Well… uh…, we can’t really make out any input-size-dependent differences in relative hash performance. It’s still useful however. Blake3 lives up to its reputation, being nearly five-fold faster. I was a bit surprised to see SHA-1 and SHA-256 performing so closely, because I feel like I’ve often heard people belly-ache about SHA-256 performance when having to migrate from SHA-1 for security reasons. Also, SHA-1 is a lot faster than these benchmarks from the Blake2 team. Then I realized that my CPU supports the SHA instruction set, which accelerates both SHA-1 and SHA-256 in hardware.
SHA-3 has caught flack for being very slow in software, and we definitely see that here. I can’t wait for the apparently “blazing fast” hardware implementations, because we see here what wonders they did for SHA-256. For my purposes, however, it’s not useful.
So anywho, can we see those input-size-dependent performance changes between 0 and 1 kilobytes?
Aha! Another story emerges at this resolution. We can see that Blake2s loses its lead when inputs start getting larger than 100 bytes. SHA-1 and Blake2b are pretty similar up until around 500 bytes when Blake2b begins getting slower.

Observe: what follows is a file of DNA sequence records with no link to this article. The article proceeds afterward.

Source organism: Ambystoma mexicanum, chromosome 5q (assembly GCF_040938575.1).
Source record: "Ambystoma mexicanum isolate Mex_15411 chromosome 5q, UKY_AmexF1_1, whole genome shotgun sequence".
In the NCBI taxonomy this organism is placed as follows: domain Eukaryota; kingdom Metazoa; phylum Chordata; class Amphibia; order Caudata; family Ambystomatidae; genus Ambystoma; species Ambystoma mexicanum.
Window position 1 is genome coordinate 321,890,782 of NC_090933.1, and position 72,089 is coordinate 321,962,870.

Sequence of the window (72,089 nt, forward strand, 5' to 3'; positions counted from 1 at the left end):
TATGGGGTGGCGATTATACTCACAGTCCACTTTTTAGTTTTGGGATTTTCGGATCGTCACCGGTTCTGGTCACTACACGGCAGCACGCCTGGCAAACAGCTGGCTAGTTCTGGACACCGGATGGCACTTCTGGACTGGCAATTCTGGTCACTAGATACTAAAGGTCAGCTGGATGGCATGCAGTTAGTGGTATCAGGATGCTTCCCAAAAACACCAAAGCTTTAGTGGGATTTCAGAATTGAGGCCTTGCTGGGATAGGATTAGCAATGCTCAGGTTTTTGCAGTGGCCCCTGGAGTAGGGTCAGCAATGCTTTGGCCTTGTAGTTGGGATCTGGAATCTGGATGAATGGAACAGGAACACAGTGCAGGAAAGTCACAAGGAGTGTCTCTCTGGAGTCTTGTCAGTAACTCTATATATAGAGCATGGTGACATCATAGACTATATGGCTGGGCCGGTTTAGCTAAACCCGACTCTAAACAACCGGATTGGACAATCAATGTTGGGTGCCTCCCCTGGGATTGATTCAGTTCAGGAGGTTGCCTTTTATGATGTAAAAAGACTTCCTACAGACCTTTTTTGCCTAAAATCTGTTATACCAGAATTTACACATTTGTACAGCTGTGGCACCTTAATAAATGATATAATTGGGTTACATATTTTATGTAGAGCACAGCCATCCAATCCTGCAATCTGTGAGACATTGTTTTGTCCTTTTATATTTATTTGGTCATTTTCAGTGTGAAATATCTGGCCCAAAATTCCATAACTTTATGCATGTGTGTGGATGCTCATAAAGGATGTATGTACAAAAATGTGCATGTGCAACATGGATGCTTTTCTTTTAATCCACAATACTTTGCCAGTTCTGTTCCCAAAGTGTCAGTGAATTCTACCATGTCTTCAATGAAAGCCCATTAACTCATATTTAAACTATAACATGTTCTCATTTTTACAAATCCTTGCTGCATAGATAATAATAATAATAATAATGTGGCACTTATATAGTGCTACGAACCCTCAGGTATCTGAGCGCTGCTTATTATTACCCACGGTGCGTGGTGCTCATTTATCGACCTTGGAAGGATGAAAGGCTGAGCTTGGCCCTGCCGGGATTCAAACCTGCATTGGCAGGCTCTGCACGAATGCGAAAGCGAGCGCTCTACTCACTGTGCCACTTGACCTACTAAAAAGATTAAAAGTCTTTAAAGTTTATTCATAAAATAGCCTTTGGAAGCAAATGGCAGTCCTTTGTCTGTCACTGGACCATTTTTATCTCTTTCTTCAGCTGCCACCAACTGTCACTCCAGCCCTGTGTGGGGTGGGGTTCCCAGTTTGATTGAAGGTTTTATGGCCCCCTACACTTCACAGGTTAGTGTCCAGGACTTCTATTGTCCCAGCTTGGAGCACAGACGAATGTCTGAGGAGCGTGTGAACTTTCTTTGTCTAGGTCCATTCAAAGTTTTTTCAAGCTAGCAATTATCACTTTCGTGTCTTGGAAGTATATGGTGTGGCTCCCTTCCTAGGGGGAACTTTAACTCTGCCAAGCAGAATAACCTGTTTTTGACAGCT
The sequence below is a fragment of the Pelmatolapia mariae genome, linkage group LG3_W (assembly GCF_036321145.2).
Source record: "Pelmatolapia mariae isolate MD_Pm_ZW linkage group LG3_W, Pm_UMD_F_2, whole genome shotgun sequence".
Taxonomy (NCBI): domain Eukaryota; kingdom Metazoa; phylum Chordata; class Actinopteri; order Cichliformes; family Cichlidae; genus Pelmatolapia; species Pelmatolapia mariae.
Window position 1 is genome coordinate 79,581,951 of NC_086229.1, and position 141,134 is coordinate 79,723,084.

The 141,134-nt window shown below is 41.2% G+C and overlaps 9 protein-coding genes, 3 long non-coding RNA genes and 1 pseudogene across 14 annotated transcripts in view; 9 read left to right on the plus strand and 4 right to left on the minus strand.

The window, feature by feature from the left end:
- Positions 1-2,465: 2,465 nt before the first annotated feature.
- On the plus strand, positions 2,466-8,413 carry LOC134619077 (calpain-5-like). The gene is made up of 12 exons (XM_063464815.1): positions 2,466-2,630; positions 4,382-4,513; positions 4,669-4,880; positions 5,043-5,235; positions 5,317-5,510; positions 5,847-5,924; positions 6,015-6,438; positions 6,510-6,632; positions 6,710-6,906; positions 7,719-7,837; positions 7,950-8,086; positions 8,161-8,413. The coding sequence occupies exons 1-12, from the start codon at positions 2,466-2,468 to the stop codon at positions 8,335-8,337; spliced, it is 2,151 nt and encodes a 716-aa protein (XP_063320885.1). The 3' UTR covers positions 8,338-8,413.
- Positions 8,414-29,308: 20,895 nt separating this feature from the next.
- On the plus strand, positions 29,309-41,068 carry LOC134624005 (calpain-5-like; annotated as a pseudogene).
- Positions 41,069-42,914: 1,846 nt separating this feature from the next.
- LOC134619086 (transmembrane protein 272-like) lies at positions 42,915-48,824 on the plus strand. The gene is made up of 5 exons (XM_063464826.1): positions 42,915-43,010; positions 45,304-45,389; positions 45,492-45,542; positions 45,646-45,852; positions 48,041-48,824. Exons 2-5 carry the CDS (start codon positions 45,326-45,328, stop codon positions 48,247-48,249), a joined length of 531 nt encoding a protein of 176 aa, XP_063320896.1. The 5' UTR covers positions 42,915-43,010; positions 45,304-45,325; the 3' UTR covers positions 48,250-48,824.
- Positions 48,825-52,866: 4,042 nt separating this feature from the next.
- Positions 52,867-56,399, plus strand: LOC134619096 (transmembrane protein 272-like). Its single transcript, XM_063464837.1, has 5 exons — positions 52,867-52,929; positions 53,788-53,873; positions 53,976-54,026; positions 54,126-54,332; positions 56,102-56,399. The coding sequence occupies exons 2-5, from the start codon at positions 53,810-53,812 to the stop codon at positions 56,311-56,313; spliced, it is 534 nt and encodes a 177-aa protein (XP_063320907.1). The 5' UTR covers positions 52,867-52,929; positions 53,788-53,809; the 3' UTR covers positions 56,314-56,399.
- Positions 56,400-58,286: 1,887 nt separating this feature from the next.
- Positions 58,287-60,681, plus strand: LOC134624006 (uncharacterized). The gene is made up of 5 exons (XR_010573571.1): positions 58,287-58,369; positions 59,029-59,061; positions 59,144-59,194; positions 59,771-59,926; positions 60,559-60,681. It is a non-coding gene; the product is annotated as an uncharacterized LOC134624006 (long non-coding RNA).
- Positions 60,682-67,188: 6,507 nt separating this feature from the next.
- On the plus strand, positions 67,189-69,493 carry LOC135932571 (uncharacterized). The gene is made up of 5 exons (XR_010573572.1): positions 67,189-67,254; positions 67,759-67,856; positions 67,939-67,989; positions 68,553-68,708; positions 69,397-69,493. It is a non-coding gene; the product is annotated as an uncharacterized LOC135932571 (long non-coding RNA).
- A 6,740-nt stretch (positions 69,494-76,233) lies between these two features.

Both accelerated SHA-1 and SHA-256 are pretty consistant, independent of input size.
SHA-3 has this weird step-function thing going on, where steps are about… hmm… that looks susipiciously like it could be 136 bytes, which is the block size of the 256-bit variant of SHA-3 that we’re using.
Blake3 is still slow at even 1kB, which is enough to encode at least one UTF-8-encoded tweet.
All the benchmarks were run on my PC with the following specs:
|AMD Ryzen Threadripper 1950X
For my weird “hashing English words” use case, Blake2s is the hash function to use based on these numbers. If I relax my needs to include non-cryptographic functions, then MurMurHash3 is probably what I’d go for✪Un-keyed hashes like MurMurHash3 are susceptible to DoS attacks, so you’d want to use something like SipHash or a fast cryptographic hash depending on your use case..